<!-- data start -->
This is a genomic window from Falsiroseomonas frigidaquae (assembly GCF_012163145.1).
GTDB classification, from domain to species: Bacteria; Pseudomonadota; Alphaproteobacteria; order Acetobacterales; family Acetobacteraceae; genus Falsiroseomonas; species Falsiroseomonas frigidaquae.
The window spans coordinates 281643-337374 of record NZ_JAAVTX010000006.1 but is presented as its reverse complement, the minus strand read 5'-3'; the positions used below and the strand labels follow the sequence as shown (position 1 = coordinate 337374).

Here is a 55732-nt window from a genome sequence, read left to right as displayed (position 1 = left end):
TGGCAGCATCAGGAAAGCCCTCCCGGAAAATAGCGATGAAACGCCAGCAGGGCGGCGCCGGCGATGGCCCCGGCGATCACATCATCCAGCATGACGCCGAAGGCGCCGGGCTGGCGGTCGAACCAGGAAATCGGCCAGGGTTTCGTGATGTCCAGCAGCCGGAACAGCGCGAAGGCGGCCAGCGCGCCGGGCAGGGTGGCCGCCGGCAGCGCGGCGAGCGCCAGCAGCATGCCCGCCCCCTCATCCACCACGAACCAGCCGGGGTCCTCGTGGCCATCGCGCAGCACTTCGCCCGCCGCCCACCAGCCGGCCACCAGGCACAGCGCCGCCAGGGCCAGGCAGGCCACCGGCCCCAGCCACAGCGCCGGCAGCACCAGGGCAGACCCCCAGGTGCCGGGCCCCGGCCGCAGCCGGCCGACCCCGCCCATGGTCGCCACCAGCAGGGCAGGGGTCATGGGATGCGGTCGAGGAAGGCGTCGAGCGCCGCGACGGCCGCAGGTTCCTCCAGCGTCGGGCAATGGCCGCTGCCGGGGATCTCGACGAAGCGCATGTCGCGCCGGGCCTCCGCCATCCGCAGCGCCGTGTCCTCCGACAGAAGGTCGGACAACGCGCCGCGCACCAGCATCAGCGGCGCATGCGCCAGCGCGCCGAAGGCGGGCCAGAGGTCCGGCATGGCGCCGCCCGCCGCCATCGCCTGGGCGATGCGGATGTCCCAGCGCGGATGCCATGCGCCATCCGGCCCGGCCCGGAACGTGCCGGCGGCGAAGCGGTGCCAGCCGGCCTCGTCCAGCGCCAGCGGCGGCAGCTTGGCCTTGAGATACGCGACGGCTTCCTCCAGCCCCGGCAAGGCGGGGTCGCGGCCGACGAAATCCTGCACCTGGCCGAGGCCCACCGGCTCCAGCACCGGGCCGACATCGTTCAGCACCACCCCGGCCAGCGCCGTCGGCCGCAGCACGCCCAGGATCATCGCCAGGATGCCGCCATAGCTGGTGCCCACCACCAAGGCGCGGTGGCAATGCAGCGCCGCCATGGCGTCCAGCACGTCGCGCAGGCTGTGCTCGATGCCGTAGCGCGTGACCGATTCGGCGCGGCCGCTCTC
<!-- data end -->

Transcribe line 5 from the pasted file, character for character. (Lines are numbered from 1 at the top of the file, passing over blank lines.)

TGGCAGCATCAGGAAAGCCCTCCCGGAAAATAGCGATGAAACGCCAGCAGGGCGGCGCCGGCGATGGCCCCGGCGATCACATCATCCAGCATGACGCCGAAGGCGCCGGGCTGGCGGTCGAACCAGGAAATCGGCCAGGGTTTCGTGATGTCCAGCAGCCGGAACAGCGCGAAGGCGGCCAGCGCGCCGGGCAGGGTGGCCGCCGGCAGCGCGGCGAGCGCCAGCAGCATGCCCGCCCCCTCATCCACCACGAACCAGCCGGGGTCCTCGTGGCCATCGCGCAGCACTTCGCCCGCCGCCCACCAGCCGGCCACCAGGCACAGCGCCGCCAGGGCCAGGCAGGCCACCGGCCCCAGCCACAGCGCCGGCAGCACCAGGGCAGACCCCCAGGTGCCGGGCCCCGGCCGCAGCCGGCCGACCCCGCCCATGGTCGCCACCAGCAGGGCAGGGGTCATGGGATGCGGTCGAGGAAGGCGTCGAGCGCCGCGACGGCCGCAGGTTCCTCCAGCGTCGGGCAATGGCCGCTGCCGGGGATCTCGACGAAGCGCATGTCGCGCCGGGCCTCCGCCATCCGCAGCGCCGTGTCCTCCGACAGAAGGTCGGACAACGCGCCGCGCACCAGCATCAGCGGCGCATGCGCCAGCGCGCCGAAGGCGGGCCAGAGGTCCGGCATGGCGCCGCCCGCCGCCATCGCCTGGGCGATGCGGATGTCCCAGCGCGGATGCCATGCGCCATCCGGCCCGGCCCGGAACGTGCCGGCGGCGAAGCGGTGCCAGCCGGCCTCGTCCAGCGCCAGCGGCGGCAGCTTGGCCTTGAGATACGCGACGGCTTCCTCCAGCCCCGGCAAGGCGGGGTCGCGGCCGACGAAATCCTGCACCTGGCCGAGGCCCACCGGCTCCAGCACCGGGCCGACATCGTTCAGCACCACCCCGGCCAGCGCCGTCGGCCGCAGCACGCCCAGGATCATCGCCAGGATGCCGCCATAGCTGGTGCCCACCACCAAGGCGCGGTGGCAATGCAGCGCCGCCATGGCGTCCAGCACGTCGCGCAGGCTGTGCTCGATGCCGTAGCGCGTGACCGATTCGGCGCGGCCGCTCTC